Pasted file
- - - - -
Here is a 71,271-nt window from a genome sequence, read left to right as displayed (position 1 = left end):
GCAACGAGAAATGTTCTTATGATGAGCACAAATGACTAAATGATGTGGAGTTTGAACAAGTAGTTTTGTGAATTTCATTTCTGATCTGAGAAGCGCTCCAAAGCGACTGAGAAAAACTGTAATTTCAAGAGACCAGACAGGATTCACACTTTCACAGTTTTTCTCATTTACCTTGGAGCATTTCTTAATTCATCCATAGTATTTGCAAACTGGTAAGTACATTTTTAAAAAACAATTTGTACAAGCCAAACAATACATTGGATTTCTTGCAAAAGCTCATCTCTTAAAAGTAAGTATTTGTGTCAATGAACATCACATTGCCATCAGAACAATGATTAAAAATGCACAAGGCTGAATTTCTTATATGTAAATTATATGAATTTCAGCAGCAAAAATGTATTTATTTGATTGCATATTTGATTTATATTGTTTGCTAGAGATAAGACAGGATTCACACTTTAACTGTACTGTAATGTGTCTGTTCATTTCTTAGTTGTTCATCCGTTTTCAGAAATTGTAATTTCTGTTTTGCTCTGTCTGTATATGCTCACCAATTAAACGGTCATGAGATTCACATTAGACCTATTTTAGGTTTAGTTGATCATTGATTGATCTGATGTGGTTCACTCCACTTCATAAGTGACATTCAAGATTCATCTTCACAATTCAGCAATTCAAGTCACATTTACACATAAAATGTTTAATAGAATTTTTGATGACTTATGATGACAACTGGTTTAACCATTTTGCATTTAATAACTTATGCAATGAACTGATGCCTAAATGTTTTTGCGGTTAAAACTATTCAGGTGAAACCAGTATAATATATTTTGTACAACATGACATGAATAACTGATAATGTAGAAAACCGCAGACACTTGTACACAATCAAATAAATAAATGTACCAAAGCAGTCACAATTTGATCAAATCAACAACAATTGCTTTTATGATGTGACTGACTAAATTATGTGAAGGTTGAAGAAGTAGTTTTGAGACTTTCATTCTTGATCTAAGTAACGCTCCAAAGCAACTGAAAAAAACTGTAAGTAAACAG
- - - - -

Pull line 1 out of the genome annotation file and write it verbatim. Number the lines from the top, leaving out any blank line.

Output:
Here is a 71,271-nt window from a genome sequence, read left to right as displayed (position 1 = left end):